Separatism and dualism do not usually serve me. I understand that denying unity and reducing the multi-prismatic complexity of existence muddies up our vision of reality and can sometimes clog up the channels to compassion. So knowing that this perspective is not universal, but temporarily (at least) healing to me, a particular body with a life situation that gives me access to this kind of thinking, I explore taking a maternal perspective toward my body.
In Roshi Pat Enkyo O’Hara’s Most Intimate, she mentions the “freedom of experiencing myself [the self] as relationship” (23). I was confused when I first read this. Relationships are usually outside of me or with me, but not what I am. Yet, after thinking about it, I know that I have been in relationship with myself. We (my body and whatever the “me” is) have been simply so enmeshed and mottled with my perspective of possession, owning, unrealistically demanding and having authority over that body, that it was just not a healthy relationship.
My realization is that over-consumption is inefficient as a coping strategy for suffering. I am not sure I was always an emotional consumer. But I became one. I would graze to distract myself from boredom, and I would eat to the point of discomfort and tangled up digestion just so I could suffocate depression with matter. No one really ever knew. It did not show up on my body in ways I could not hide. But my body and soul were being harmed because consuming food was quite easier than feeling my emotions.
Imagining myself as a better mother to my body, my pain-body, specifically, somehow helps me to honor it more. I did not learn to spend much time offering a loving touch to my thighs or belly. I only learned to scrutinize and reject. When emotional pain comes, it is a new practice to be present to and sit with it. Instead of running to the kitchen, I slow down and imagine myself soothing it like a mother smoothing her hand over her child’s forehead. The old familiar loneliness or depression or anxiety is there, and it is sad and sweet. Rather than controlling the situation by indulging, ignoring, or demanding we not feel this pain for too long, maybe we can just breathe with our bodies and see what happens. It is a lot like what Nhat Thich Hanh in his book Anger says to do with the feeling of anger when it arises. He says to treat it as a baby, to not despise its presence, but to take good care of it. I think we can extend that to all the emotions. I decided to say better mother instead of “good” mother because I think I will be continually learning what kind of nurturing and empowering being I can be.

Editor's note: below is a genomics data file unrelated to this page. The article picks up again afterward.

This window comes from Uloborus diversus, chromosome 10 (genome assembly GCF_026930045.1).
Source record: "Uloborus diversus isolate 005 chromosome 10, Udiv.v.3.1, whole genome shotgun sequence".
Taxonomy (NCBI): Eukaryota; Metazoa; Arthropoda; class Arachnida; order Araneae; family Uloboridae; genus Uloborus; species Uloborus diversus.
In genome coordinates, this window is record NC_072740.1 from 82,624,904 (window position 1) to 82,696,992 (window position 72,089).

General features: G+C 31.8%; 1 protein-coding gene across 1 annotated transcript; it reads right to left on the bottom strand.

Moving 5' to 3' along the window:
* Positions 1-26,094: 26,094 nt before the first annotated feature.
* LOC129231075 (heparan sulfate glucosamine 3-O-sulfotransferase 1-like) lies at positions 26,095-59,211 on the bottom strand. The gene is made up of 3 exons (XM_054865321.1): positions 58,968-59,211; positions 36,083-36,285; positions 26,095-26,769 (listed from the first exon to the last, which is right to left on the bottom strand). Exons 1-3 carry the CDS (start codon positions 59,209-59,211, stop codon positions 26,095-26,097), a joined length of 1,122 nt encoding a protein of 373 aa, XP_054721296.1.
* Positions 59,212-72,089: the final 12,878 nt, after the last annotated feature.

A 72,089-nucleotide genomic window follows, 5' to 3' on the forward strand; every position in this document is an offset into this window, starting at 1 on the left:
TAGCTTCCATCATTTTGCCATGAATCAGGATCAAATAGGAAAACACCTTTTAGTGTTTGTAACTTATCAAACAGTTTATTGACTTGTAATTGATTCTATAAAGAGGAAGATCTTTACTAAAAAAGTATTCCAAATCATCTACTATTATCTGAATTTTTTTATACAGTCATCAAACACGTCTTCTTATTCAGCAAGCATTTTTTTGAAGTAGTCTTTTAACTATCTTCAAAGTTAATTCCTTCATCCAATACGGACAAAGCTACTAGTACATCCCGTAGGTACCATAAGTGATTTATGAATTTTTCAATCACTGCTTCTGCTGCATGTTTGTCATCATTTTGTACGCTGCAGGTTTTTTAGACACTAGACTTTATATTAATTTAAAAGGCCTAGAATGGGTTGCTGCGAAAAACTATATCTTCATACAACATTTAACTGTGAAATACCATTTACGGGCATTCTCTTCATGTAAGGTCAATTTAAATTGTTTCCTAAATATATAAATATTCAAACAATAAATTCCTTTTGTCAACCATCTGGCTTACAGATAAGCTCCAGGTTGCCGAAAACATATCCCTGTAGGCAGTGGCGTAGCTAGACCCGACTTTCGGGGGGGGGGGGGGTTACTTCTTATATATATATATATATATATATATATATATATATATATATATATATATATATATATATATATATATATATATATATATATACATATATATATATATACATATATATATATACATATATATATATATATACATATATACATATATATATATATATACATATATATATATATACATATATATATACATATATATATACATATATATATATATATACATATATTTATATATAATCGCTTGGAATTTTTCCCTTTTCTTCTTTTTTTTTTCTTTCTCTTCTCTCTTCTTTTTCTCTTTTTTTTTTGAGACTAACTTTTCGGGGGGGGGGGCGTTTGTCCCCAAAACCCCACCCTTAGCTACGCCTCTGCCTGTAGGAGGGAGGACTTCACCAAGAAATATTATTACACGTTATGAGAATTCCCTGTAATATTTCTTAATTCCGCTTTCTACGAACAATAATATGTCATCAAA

Mindful eating and mindful cooking have helped me in my journey. Rather than rush through dinner, I respond to the life of the carrots I’m peeling, noticing their bright orange or purple or yellow colors, letting the weight fall heavy in my hands, placing them up to my face for their cold and aroma of earthy sugars. Then, to eat mindfully, I try to savor the tastes, to not distract myself by books or television or all my thoughts about what I have to do. Buddhist literature suggests that when you eat, just simply eat. I practice these ways much less than I want to; perhaps I can only cope and not cure this in myself. But I’m so glad there is some kind of way to approach food that feels healing to me as of now.
I also feel this benefits the earth. With a bag of chips in one hand and pint of ice cream in the other, I ask myself if my body really needs this and if the body of the earth really needs the waste from the packaging to build up in my trash can to transfer to the trash can (or recycling bin) that has become the earth. For sure, this thinking can easily fall into creating another self-righteous way of living, but the point is not to go from one extreme of unrestrained over-consumption to unbending sacrifice. Life is more often healing when a balance is found. There are no rules or standards of perfection to more compassionate responses to the body and the earth. Sometimes resting serves us and sometimes action does. More mindful consumption is not an extreme but a potential middle way. Minimalism is not nothing. It can mean just enough.
Perhaps I’ve never said it right, but this is what I need my body to know:
Dear love body, when you hurt, I no longer want to sedate your cries with substances that quiet you. I mindlessly sacrifice your safety and comfort for my own sensate pleasures or to preserve my own happiness by escaping the discomfort I think you cause me. I have thought of myself before you – even when I claimed otherwise. You are not my “problem” or my enemy I need to subdue or shape. I cannot demand you be what I want you to be. In these ways I have not honored you. Now feel my hand lightly on you, the warmth and release of my loving touch. I will remove what I impose upon you. I will try not to obstruct your natural inclination towards balance and ability to self-heal, I will believe in your resilience and your internal intelligence and wisdom. I realize my hand in harming you, in making your work harder for equilibrium. I think I begin to feel your forgiveness, and I have gratitude for all that you are and have ever been.
LaChelle Schilling, Ph.D., graduated in 2014 from the Women and Religion program at Claremont Graduate University. She teaches an online composition class at Oklahoma State University from a contemplative pedagogical approach. Currently, she is working on a book project titled Minimalism, Mindfulness, and the Middle Way, incorporating wisdom from Buddhist, Sufi, and Christian literature. She is also working on certification as a yoga instructor.